# How to use the Double integration method for an overhanging beam?

• Guruprakash
In summary, the double integration method is used to calculate bending moments in a beam that is not statically determinate. It involves integrating the shear force equation twice to get the moment equation. In this method, the influence of a point load is accounted for by the reaction forces, which can be calculated from the point load. The equation for an overhanging beam with an offset point load at a specific section is correct and includes all the terms for reactions and the point load. When taking a section from right to left, there will be no reaction term in the equation. However, the use of double integration method is not necessary for calculating bending moments in statically determinate beams, as the equilibrium equations can be used instead.
Guruprakash
TL;DR Summary
Forming an equation for beam with point load at the end is well known. When we take a section at distance 'x' we ought to neglect the point load or reaction at end of the beam. But how the force influence is take into account in the equation? But when we form a equation for overhanging beam with point load which is offset from the end we include all the force and reaction in the equation.
In case of overhanging beam with point load at the end. For example:
(here RA-reaction is negative)

The equation will be as follows (by double integration method):
, as we can see the equation will not have Point load (10kN) term in it.

1) How the influence of the point load is accounted in this equation? Is it accounted by the reaction forces ([R][/A], [R][/B]) as it is calculated from the point load(10kN)?

In case of overhanging beam with offset point load from the end. For example:

The equation is (for section at x=12)
.

2) Is the above equation is correct? If yes, it has all the terms of reactions and the point load and if we take a section from right to left there will be no reaction (RA) term in the equation.

Kindly explain me how double integration method equation works.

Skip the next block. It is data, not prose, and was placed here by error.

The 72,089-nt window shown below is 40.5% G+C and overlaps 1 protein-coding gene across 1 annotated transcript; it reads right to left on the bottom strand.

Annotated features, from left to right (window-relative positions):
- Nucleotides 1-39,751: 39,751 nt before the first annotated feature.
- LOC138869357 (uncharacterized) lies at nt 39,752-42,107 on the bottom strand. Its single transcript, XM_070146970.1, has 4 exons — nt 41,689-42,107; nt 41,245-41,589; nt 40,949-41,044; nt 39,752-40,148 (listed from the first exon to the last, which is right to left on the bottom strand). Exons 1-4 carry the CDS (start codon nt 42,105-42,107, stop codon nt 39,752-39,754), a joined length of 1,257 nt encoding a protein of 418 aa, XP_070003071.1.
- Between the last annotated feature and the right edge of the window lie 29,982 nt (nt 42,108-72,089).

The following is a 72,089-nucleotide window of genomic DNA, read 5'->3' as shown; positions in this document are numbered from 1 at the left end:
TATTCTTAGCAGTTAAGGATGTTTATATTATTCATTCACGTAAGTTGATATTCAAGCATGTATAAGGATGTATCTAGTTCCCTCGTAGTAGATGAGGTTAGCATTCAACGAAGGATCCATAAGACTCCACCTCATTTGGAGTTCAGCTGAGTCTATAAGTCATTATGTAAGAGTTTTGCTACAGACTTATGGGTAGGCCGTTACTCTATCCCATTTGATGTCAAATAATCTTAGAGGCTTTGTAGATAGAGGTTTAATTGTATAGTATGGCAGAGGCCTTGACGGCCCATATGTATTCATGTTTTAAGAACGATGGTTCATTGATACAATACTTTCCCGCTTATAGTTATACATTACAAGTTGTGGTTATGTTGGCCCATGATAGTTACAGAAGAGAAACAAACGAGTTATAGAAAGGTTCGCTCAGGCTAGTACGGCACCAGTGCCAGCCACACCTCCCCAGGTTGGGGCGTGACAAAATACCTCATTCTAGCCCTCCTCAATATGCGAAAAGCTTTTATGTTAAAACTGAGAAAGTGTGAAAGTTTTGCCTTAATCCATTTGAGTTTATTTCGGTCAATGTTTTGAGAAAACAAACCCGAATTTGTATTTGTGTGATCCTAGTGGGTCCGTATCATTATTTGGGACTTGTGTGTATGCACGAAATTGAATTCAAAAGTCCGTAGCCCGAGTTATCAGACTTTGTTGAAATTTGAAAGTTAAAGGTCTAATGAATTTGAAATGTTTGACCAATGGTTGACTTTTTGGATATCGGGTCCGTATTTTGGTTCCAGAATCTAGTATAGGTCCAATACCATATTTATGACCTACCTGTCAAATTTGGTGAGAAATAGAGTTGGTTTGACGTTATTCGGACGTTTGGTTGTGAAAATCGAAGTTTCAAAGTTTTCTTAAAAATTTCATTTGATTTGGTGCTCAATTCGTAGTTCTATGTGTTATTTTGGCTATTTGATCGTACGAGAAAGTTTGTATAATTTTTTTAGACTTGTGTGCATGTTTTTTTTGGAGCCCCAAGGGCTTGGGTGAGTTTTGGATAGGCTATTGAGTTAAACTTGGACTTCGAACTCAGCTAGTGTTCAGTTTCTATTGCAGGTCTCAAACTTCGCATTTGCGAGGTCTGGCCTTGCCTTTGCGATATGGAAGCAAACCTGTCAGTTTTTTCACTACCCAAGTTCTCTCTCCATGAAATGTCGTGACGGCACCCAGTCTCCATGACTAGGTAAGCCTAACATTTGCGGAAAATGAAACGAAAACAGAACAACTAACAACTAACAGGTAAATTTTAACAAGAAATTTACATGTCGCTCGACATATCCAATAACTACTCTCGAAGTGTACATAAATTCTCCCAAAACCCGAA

You don’t have to use double integration if you are just looking for bending moments in a statically determinate beam. The moments at any section along the beam are determined by the equilibrium equations. In particular, the sum of moments about any point on the beam must equal zero, and that includes summing moments about a load or support point.

## 1. What is the Double Integration Method for an overhanging beam?

The Double Integration Method is a mathematical technique used to determine the deflection and slope of an overhanging beam under various loading conditions. It involves solving two differential equations, one for the deflection and one for the slope, by integrating the bending moment equation twice.

## 2. When is the Double Integration Method used for an overhanging beam?

The Double Integration Method is typically used when the overhanging beam has a continuous load distribution, such as a uniformly distributed load, and the support conditions are not simple (e.g. fixed or pinned). It is also useful for beams with varying cross-sections or material properties.

## 3. What are the advantages of using the Double Integration Method?

The Double Integration Method allows for a more accurate calculation of deflection and slope compared to other methods, such as the Moment-Area Method. It also takes into account the effects of shear and bending moments, making it suitable for more complex beam problems.

## 4. What are the limitations of the Double Integration Method?

The Double Integration Method can be time-consuming and requires a good understanding of differential equations. It also assumes linear elastic behavior of the beam material and neglects the effects of shear deformation, which may lead to slightly inaccurate results for highly flexible beams.

## 5. Are there any tips for using the Double Integration Method effectively?

It is important to carefully define the coordinate system and sign conventions for the deflection and slope equations. It is also helpful to break the beam into smaller segments and solve for the deflection and slope at each segment separately before combining the solutions. Additionally, double check all calculations and be mindful of units to avoid errors in the final result.

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